The end of innocence.
Date Submitted: 9/3/2016
I was in college. Class was about to start, when a girl from another class came into our room... and told us that the school was being evacuated, and that we all needed to leave ASAP. Please keep in mind, that my college was about a mile from an airport.
We all interrupted her, asking why. All she said was, "a plane crashed into the World Trade Center, and we all have to leave" ...I'll never forget the anxiety in her voice.
To keep this as short as possible. We left school. Battled immense confusing traffic. Listened to the radio (Howard Stern, on 94WYSP at the time). We got home just in time to run into my living room and turn on the TV. We watched the towers collapse, and spent the rest of the day glued to the television in complete disbelief.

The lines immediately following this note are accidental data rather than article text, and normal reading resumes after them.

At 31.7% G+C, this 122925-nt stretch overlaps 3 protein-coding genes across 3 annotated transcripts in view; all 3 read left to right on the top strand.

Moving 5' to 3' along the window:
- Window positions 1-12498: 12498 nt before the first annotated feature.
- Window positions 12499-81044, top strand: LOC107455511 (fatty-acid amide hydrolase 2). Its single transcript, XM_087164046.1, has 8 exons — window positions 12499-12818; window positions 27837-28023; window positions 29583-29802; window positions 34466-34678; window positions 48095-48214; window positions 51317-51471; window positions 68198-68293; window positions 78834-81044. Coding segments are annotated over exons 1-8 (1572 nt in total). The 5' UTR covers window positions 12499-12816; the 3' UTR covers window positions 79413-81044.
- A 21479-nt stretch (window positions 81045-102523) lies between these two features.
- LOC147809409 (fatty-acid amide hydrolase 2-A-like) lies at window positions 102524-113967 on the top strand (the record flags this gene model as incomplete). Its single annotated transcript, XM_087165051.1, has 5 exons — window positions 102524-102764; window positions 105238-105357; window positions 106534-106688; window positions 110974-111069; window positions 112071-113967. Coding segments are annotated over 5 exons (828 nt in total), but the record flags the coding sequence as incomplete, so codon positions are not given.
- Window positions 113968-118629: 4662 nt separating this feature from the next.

I ended up going to work that night. I was a restaurant host. We had maybe five customers all night. Everyone in my small town in Pennsylvania was visibly shaken. It would end up being a day that would never leave our minds.
To this day, I have extreme PTSD from what transpired on that horrible day. I'm nervous to have to relive it when my children learn about it in school.
That's my story. I miss the life I led before everything turned upside down.
As America confronts these tragic circumstances, it is imperative that the situation is not compounded by expressions of religious or ethnic intolerance. The greatness of our nation rests on the exceptional diversity of religions, nationalities, and ethnic backgrounds which characterize its people.
Statement of the U.S. Commission on Civil Rights